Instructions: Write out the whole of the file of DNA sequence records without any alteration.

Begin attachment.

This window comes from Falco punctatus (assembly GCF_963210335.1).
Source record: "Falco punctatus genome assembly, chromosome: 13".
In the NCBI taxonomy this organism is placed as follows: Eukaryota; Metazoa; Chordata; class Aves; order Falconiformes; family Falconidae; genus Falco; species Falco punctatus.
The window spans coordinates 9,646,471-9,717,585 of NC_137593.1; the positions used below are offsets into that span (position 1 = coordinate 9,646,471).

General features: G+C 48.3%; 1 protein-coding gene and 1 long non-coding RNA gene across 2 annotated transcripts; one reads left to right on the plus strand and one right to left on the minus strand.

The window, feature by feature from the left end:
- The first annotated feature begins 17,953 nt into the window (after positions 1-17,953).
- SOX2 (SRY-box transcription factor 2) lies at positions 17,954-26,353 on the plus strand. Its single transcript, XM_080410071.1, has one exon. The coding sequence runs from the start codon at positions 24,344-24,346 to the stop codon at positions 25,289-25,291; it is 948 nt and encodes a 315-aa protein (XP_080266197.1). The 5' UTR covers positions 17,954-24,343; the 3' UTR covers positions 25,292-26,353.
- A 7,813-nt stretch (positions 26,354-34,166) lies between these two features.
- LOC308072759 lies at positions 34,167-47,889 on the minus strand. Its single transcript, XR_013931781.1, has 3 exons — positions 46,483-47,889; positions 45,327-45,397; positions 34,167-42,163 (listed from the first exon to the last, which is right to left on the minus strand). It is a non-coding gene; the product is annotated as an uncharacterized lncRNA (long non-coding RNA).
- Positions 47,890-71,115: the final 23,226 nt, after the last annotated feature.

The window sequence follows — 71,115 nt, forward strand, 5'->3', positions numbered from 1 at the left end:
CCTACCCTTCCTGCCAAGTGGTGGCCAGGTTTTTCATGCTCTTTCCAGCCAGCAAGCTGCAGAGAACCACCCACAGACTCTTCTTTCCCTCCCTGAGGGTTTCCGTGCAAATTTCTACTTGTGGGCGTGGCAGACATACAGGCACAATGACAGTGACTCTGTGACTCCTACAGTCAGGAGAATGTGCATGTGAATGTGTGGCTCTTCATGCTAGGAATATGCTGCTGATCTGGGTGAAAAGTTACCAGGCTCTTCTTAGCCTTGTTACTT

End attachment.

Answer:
This window comes from Falco punctatus (assembly GCF_963210335.1).
Source record: "Falco punctatus genome assembly, chromosome: 13".
In the NCBI taxonomy this organism is placed as follows: Eukaryota; Metazoa; Chordata; class Aves; order Falconiformes; family Falconidae; genus Falco; species Falco punctatus.
The window spans coordinates 9,646,471-9,717,585 of NC_137593.1; the positions used below are offsets into that span (position 1 = coordinate 9,646,471).

General features: G+C 48.3%; 1 protein-coding gene and 1 long non-coding RNA gene across 2 annotated transcripts; one reads left to right on the plus strand and one right to left on the minus strand.

The window, feature by feature from the left end:
- The first annotated feature begins 17,953 nt into the window (after positions 1-17,953).
- SOX2 (SRY-box transcription factor 2) lies at positions 17,954-26,353 on the plus strand. Its single transcript, XM_080410071.1, has one exon. The coding sequence runs from the start codon at positions 24,344-24,346 to the stop codon at positions 25,289-25,291; it is 948 nt and encodes a 315-aa protein (XP_080266197.1). The 5' UTR covers positions 17,954-24,343; the 3' UTR covers positions 25,292-26,353.
- A 7,813-nt stretch (positions 26,354-34,166) lies between these two features.
- LOC308072759 lies at positions 34,167-47,889 on the minus strand. Its single transcript, XR_013931781.1, has 3 exons — positions 46,483-47,889; positions 45,327-45,397; positions 34,167-42,163 (listed from the first exon to the last, which is right to left on the minus strand). It is a non-coding gene; the product is annotated as an uncharacterized lncRNA (long non-coding RNA).
- Positions 47,890-71,115: the final 23,226 nt, after the last annotated feature.

The window sequence follows — 71,115 nt, forward strand, 5'->3', positions numbered from 1 at the left end:
CCTACCCTTCCTGCCAAGTGGTGGCCAGGTTTTTCATGCTCTTTCCAGCCAGCAAGCTGCAGAGAACCACCCACAGACTCTTCTTTCCCTCCCTGAGGGTTTCCGTGCAAATTTCTACTTGTGGGCGTGGCAGACATACAGGCACAATGACAGTGACTCTGTGACTCCTACAGTCAGGAGAATGTGCATGTGAATGTGTGGCTCTTCATGCTAGGAATATGCTGCTGATCTGGGTGAAAAGTTACCAGGCTCTTCTTAGCCTTGTTACTT